- A small force of international monitors under the auspices of the United Nations (UN) shall be stationed along the border between the province and the rest of Sri Lanka. They will be a deterrent for the Provincial Guards from crossing into the rest of Sri Lanka and the Federal Army from crossing into the province.
- The international monitors shall also monitor staffing levels and weapons inventory of the federal military and the provincial guards to assure that they are in balance. Weapons inventory of the provincial guards will be commensurate with the capabilities of the federal military; for example, if the federal military has bombers, the provincial guards may have antiaircraft guns.
I am sure that the Sri Lankan government would raise objections to the idea of a well armed, defensive Provincial Guards. This is the only way, short of an independent homeland (Tamil Eelam), to protect the Tamil population and prevent repetition of the tragic events of1956, 1958, 1961, 1977, 1979, 1981 and 1983. Extraordinary circumstances warrant extraordinary measures. We will give two examples of extraordinary measures taken from the very recent world history.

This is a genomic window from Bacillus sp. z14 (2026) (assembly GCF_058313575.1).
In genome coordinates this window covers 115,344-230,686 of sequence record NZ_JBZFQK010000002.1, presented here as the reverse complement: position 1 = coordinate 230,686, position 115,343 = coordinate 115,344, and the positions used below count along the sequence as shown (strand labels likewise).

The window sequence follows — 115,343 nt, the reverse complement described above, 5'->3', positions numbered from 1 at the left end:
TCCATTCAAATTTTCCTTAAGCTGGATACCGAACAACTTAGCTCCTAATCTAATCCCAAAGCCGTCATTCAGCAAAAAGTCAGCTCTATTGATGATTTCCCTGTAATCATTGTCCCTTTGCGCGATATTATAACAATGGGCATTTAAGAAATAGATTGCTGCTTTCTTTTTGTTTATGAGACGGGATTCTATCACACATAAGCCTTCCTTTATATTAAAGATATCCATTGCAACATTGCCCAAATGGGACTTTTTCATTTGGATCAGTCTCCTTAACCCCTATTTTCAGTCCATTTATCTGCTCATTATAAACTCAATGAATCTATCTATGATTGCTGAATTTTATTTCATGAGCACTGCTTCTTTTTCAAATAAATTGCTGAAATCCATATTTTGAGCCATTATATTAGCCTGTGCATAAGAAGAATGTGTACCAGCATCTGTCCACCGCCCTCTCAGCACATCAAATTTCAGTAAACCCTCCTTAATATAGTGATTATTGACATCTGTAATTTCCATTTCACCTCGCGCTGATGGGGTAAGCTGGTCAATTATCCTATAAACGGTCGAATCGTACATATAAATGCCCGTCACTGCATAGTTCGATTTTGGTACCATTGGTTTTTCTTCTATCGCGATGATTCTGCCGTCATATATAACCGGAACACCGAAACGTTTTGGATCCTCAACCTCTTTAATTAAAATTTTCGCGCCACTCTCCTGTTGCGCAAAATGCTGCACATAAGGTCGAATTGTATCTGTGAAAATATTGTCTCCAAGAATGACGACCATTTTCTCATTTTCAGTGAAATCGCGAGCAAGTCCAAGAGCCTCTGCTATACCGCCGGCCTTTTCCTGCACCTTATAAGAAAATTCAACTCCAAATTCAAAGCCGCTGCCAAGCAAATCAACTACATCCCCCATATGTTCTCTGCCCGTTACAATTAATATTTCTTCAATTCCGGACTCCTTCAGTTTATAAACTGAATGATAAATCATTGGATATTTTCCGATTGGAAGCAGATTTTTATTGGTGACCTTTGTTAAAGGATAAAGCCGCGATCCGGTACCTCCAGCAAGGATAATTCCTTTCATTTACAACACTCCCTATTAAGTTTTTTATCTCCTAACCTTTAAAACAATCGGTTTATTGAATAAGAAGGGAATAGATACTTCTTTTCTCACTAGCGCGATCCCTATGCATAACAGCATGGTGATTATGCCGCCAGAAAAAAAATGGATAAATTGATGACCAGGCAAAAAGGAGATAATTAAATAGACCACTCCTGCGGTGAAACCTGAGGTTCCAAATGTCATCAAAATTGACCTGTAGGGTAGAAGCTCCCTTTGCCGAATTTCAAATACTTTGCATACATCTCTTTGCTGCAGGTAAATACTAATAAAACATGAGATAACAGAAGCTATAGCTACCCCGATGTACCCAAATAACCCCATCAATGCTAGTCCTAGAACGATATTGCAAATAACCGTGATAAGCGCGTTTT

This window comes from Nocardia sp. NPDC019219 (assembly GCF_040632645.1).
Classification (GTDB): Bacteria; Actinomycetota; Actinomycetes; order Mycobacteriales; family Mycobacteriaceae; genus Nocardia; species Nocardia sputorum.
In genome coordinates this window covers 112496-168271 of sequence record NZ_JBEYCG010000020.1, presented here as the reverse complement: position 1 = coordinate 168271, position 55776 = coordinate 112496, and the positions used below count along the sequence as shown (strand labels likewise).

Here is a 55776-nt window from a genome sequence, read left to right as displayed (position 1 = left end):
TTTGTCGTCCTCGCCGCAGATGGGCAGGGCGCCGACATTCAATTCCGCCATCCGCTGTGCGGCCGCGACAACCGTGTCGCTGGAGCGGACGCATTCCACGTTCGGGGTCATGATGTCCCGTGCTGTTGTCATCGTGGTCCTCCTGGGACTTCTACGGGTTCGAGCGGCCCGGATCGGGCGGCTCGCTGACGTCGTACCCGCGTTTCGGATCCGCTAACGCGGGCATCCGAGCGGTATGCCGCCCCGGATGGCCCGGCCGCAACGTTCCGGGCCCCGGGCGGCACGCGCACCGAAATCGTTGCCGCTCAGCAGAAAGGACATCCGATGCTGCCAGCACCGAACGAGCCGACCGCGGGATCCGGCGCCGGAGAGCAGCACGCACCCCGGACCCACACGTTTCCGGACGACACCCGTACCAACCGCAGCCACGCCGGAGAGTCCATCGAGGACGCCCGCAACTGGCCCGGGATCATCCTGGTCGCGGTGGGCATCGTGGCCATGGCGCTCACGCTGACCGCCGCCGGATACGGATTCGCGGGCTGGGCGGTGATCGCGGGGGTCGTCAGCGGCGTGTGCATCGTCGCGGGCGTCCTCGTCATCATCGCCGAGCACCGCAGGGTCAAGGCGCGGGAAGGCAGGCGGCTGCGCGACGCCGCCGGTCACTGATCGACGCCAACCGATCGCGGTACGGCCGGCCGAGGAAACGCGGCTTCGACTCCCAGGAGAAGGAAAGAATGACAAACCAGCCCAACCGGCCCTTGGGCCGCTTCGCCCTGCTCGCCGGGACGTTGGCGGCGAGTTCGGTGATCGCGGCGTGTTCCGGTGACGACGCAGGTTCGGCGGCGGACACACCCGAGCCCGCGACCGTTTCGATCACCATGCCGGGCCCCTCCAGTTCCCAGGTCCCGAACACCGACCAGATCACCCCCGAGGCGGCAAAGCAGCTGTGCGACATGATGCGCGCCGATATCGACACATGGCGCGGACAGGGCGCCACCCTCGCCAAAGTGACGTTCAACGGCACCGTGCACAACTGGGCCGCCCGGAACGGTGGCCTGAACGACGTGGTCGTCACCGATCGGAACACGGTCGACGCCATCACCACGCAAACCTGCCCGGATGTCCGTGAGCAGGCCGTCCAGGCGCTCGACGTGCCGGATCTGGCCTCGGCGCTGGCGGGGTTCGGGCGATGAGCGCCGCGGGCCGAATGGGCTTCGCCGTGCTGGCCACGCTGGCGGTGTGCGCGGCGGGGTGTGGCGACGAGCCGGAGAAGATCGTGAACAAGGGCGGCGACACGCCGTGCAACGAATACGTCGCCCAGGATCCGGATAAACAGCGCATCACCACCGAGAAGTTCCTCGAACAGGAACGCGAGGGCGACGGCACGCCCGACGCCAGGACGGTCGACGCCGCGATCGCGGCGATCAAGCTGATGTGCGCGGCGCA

Though the Kurdish Province is recognized internationally as a part of Iraq, United Nations (UN) forbids Iraqi war planes from flying over this province because these planes had wrecked havoc in the recent past, killing Kurdish people and destroying Kurdish property. The no-fly restriction is enforced by American and British Air Force planes flying from Kuwait and aircraft carriers stationed in the Persian Gulf.
Though the Province of Kosovo is recognized internationally as part of Yugoslavia, Yugoslavian police and army are not allowed to enter the province because Yugoslavian police and army raped, murdered and looted the minority Albanian population of the province. NATO troops stand guard against their entry into the province.
The solution I propose here is not much different from the situation in the Kurdish Province of Iraq and the Kosovo Province of Yugoslavia. We have no illusion that America and Britain would station their aircraft carriers in the Indian Ocean and enforce a no-fly zone for Sri Lankan bombers over the Tamil homeland. We are under no illusion that NATO troops would establish bases in the Tamil homeland to ward off Sri Lankan police/army attacks on the Tamil population. That is why we propose Provincial Guards to defend the Tamil people from Sri Lankan police/army violence.
UPDATE (August 2002)
According to news reports, Mr. Joseph Pararajasingham, a member of the Sri Lankan Parliament and Senior Vice President of the Tamil United Liberation Front (TULF), told French and Dutch Ambassadors on June 26, 2002, that the Tamil people needed their own army to secure and protect their rights in Sri Lanka. We are happy that a member of the Sri Lankan Parliament has expressed an almost identical view to what we suggested in the article that, "The Tamil province will maintain a Provincial Guards to protect the people of the province."